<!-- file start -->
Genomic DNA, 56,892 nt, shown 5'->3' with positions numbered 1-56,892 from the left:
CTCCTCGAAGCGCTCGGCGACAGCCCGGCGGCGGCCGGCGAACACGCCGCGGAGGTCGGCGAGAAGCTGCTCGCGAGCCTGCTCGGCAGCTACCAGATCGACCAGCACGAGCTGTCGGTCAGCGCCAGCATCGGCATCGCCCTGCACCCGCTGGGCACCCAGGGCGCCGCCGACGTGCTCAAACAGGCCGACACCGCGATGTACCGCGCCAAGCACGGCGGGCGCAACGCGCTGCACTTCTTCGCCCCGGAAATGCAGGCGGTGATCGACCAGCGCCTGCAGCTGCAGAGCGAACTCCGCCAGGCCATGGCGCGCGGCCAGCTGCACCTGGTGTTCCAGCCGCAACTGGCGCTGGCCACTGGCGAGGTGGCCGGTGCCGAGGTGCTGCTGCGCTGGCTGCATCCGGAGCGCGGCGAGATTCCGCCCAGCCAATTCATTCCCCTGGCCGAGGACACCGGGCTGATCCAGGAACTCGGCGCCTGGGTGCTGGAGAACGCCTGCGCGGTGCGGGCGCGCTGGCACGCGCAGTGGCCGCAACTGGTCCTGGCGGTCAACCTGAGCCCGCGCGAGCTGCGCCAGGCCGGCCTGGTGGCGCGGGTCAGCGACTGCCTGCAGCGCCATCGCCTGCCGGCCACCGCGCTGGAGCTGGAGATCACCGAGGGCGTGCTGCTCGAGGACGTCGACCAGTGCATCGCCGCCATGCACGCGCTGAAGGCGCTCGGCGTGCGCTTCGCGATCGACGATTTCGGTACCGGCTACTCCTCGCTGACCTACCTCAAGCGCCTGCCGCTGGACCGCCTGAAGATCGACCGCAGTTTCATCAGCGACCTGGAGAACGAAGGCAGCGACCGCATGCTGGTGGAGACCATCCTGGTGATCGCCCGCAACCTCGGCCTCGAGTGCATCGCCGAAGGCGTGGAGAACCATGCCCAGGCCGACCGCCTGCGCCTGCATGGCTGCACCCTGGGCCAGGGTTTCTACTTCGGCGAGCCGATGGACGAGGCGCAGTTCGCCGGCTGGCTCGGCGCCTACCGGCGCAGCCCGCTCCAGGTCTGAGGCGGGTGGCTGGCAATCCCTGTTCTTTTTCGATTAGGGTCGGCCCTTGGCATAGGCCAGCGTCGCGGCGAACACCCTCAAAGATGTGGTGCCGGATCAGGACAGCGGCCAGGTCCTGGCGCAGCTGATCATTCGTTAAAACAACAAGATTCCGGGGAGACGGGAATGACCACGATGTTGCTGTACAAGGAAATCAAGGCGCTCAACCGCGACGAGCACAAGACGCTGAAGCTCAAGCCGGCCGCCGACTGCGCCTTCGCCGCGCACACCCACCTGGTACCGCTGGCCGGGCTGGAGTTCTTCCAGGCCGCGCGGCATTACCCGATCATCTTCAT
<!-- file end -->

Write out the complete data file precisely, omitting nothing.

Genomic DNA, 56,892 nt, shown 5'->3' with positions numbered 1-56,892 from the left:
CTCCTCGAAGCGCTCGGCGACAGCCCGGCGGCGGCCGGCGAACACGCCGCGGAGGTCGGCGAGAAGCTGCTCGCGAGCCTGCTCGGCAGCTACCAGATCGACCAGCACGAGCTGTCGGTCAGCGCCAGCATCGGCATCGCCCTGCACCCGCTGGGCACCCAGGGCGCCGCCGACGTGCTCAAACAGGCCGACACCGCGATGTACCGCGCCAAGCACGGCGGGCGCAACGCGCTGCACTTCTTCGCCCCGGAAATGCAGGCGGTGATCGACCAGCGCCTGCAGCTGCAGAGCGAACTCCGCCAGGCCATGGCGCGCGGCCAGCTGCACCTGGTGTTCCAGCCGCAACTGGCGCTGGCCACTGGCGAGGTGGCCGGTGCCGAGGTGCTGCTGCGCTGGCTGCATCCGGAGCGCGGCGAGATTCCGCCCAGCCAATTCATTCCCCTGGCCGAGGACACCGGGCTGATCCAGGAACTCGGCGCCTGGGTGCTGGAGAACGCCTGCGCGGTGCGGGCGCGCTGGCACGCGCAGTGGCCGCAACTGGTCCTGGCGGTCAACCTGAGCCCGCGCGAGCTGCGCCAGGCCGGCCTGGTGGCGCGGGTCAGCGACTGCCTGCAGCGCCATCGCCTGCCGGCCACCGCGCTGGAGCTGGAGATCACCGAGGGCGTGCTGCTCGAGGACGTCGACCAGTGCATCGCCGCCATGCACGCGCTGAAGGCGCTCGGCGTGCGCTTCGCGATCGACGATTTCGGTACCGGCTACTCCTCGCTGACCTACCTCAAGCGCCTGCCGCTGGACCGCCTGAAGATCGACCGCAGTTTCATCAGCGACCTGGAGAACGAAGGCAGCGACCGCATGCTGGTGGAGACCATCCTGGTGATCGCCCGCAACCTCGGCCTCGAGTGCATCGCCGAAGGCGTGGAGAACCATGCCCAGGCCGACCGCCTGCGCCTGCATGGCTGCACCCTGGGCCAGGGTTTCTACTTCGGCGAGCCGATGGACGAGGCGCAGTTCGCCGGCTGGCTCGGCGCCTACCGGCGCAGCCCGCTCCAGGTCTGAGGCGGGTGGCTGGCAATCCCTGTTCTTTTTCGATTAGGGTCGGCCCTTGGCATAGGCCAGCGTCGCGGCGAACACCCTCAAAGATGTGGTGCCGGATCAGGACAGCGGCCAGGTCCTGGCGCAGCTGATCATTCGTTAAAACAACAAGATTCCGGGGAGACGGGAATGACCACGATGTTGCTGTACAAGGAAATCAAGGCGCTCAACCGCGACGAGCACAAGACGCTGAAGCTCAAGCCGGCCGCCGACTGCGCCTTCGCCGCGCACACCCACCTGGTACCGCTGGCCGGGCTGGAGTTCTTCCAGGCCGCGCGGCATTACCCGATCATCTTCAT